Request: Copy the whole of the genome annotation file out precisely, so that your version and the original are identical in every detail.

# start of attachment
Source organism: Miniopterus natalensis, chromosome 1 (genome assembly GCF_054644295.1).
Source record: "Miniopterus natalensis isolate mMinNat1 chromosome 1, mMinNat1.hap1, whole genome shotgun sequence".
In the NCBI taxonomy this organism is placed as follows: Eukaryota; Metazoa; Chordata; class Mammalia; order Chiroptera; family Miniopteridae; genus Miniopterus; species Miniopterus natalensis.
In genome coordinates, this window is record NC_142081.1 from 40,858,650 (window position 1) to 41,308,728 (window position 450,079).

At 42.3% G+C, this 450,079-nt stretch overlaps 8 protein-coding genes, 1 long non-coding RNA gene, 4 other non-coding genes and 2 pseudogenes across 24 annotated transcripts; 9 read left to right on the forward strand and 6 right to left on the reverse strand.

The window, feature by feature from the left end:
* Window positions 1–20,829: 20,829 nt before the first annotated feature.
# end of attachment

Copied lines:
Source organism: Miniopterus natalensis, chromosome 1 (genome assembly GCF_054644295.1).
Source record: "Miniopterus natalensis isolate mMinNat1 chromosome 1, mMinNat1.hap1, whole genome shotgun sequence".
In the NCBI taxonomy this organism is placed as follows: Eukaryota; Metazoa; Chordata; class Mammalia; order Chiroptera; family Miniopteridae; genus Miniopterus; species Miniopterus natalensis.
In genome coordinates, this window is record NC_142081.1 from 40,858,650 (window position 1) to 41,308,728 (window position 450,079).

At 42.3% G+C, this 450,079-nt stretch overlaps 8 protein-coding genes, 1 long non-coding RNA gene, 4 other non-coding genes and 2 pseudogenes across 24 annotated transcripts; 9 read left to right on the forward strand and 6 right to left on the reverse strand.

The window, feature by feature from the left end:
* Window positions 1–20,829: 20,829 nt before the first annotated feature.